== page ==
How to Control a 4-digit 7-segment LED Display with an Arduino Microcontroller 


               




How to Control a 4-digit 7-segment LED Display with an Arduino


4-digit 7-segment LED display


In this circuit, we will show how to display numerals on a 4-digit 7-segment display just by directing using any arduino microcontroller with no other external chips such as LED display drivers.

Simply by using transistors to each of the digits of an LED display, we can have sufficient current going to each digit of the LED display to drive them.

In this circuit, we're going to connect an analog sensor to the arduino microcontroller, simply a potentiometer because it's very easy to deal with. The value of the potentiometer will be shown on the 4-digit 7-segment display, depending of course on the resistance it is offering.

Since we are using a 4-digit LED display, the values can vary from 0 to 9999, 0 being the lowest value and 9999 being the highest. When the potentiometer is offering 0Ω of resistance, the value is 0. As the resistance that the potentiometer offers increases, the value steadily increases. When the potentiometer offers its full, maximum resistance, the value is 9999 (or close to it).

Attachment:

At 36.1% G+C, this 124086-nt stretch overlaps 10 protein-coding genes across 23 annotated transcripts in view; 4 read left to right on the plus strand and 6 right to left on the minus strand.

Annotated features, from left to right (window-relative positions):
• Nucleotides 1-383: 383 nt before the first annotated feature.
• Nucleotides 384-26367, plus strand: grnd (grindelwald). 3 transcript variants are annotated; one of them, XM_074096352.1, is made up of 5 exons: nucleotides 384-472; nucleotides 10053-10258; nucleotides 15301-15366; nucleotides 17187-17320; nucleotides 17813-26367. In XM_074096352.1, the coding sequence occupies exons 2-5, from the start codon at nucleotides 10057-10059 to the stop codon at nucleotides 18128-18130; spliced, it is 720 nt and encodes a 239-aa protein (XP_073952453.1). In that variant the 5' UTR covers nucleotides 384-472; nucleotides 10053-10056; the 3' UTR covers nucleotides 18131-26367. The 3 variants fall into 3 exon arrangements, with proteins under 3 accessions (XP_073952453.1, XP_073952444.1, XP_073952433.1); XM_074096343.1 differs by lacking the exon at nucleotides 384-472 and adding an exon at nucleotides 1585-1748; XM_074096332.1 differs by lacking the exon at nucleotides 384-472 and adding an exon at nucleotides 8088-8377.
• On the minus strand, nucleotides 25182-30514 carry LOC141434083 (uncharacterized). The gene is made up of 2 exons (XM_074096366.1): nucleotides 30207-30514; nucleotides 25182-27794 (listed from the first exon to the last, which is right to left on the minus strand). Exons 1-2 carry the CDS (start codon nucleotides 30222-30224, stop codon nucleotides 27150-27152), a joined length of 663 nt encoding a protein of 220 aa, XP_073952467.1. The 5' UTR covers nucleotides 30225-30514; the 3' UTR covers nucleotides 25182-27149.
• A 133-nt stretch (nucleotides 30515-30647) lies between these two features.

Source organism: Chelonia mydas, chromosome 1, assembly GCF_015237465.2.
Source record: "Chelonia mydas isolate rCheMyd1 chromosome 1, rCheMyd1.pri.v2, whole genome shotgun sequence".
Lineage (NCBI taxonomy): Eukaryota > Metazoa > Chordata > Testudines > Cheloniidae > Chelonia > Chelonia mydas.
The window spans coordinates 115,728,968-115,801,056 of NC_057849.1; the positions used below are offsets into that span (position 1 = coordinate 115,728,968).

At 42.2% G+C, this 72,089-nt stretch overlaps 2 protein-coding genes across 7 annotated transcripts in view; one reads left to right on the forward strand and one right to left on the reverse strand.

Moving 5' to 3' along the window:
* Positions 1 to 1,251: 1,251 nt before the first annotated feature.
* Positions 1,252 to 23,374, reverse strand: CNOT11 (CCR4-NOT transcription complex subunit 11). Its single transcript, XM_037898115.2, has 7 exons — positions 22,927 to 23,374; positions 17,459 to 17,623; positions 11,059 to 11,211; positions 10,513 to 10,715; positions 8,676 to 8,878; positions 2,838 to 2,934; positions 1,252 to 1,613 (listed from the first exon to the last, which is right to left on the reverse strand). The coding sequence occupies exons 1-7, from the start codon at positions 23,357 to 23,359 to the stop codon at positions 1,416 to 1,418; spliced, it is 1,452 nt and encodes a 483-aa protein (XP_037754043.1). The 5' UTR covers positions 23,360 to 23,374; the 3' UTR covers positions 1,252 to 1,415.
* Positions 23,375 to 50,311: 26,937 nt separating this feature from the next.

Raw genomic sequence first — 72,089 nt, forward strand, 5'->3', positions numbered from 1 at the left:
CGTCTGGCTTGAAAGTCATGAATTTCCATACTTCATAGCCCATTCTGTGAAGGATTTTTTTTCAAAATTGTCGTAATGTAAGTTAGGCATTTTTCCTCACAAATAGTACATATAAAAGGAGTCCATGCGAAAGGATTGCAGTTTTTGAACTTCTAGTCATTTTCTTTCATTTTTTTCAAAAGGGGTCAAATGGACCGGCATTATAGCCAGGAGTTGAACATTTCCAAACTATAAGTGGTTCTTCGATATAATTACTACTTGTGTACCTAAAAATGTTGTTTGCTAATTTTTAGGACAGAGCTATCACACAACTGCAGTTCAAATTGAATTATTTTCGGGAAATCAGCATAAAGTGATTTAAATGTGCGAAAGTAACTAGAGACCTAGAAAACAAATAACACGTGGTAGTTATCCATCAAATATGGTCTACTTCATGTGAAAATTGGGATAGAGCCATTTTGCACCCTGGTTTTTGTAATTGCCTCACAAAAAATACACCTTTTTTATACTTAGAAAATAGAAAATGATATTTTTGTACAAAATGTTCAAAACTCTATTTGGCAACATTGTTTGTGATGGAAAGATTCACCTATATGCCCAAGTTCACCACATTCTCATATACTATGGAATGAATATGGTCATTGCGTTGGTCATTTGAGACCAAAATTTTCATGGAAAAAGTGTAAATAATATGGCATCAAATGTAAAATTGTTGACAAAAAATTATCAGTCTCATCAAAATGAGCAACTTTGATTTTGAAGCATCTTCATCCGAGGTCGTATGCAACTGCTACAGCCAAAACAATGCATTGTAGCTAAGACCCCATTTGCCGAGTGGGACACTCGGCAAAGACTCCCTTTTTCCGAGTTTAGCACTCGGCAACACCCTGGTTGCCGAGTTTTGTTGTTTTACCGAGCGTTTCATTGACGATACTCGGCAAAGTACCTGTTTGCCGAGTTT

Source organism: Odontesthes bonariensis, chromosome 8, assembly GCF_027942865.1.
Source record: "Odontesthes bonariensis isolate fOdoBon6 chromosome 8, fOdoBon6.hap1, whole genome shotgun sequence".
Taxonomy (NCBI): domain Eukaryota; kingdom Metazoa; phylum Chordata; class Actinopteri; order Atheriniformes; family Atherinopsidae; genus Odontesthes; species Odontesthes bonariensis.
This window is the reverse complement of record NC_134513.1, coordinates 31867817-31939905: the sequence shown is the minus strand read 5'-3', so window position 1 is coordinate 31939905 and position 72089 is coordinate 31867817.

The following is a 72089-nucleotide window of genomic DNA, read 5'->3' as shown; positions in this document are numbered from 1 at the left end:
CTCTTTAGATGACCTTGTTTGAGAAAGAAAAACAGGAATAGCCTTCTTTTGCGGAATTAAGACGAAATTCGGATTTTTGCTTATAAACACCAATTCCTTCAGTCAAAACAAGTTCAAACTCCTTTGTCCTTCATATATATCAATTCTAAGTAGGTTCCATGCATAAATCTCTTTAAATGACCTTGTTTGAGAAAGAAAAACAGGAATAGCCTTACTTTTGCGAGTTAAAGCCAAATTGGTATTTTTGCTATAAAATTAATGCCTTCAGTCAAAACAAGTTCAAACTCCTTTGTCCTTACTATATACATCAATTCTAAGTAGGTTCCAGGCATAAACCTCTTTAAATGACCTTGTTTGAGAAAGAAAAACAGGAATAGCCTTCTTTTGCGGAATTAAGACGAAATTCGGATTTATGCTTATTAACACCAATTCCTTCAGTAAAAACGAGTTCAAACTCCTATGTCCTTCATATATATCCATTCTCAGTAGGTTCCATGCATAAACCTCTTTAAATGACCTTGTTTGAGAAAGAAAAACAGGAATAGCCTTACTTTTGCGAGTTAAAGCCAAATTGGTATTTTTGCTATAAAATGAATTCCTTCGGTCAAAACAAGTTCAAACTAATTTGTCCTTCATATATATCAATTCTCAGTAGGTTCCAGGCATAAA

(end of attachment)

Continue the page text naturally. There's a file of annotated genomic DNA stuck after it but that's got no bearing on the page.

So this is a very good circuit for showing how an arduino can directly control a 4-digit 7-Segment LED display simply with only using transistors and resistors as additional components.

Components Needed



  • Arduino Microcontroller
  • 4-digit 7-segment LED display
  • 4 1KΩ resistors
  • 4 2N3904 NPN transistors
  • Potentiometer


A 4-digit 7-segment LED display has 12 pins. 8 of the pins are for the 8 LEDs on each of the 7 segment displays, which includes A-G and DP (decimal point). The other 4 pins represent each of the 4 digits from D1-D4.

The pinout for the LED segment is shown below.

4-digit 7 segment LED display pinout

The potentiometer that is used can be of any value. It doesn't matter.

The transistor we use is a 2N3904 transistor. But really any NPN bipolar junction transistor such as the 2N2222 transistor also.


4-Digit 7-Segment LED Display Circuit with an Arduino

The 4-Digit 7-Segment LED circuit that we will build with an arduino microcontroller is shown below.

4-digit 7-segment LED display circuit with an arduino

The segment A on the 4-digit 7-segment display connects to digital pin 9 on the arduino.

The segment B on the LED display connects to digital pin 2 on the arduino.

The segment C on the LED display connects to digital pin 3 on the arduino.

The segment D on the LED display connects to digital pin 5 on the arduino.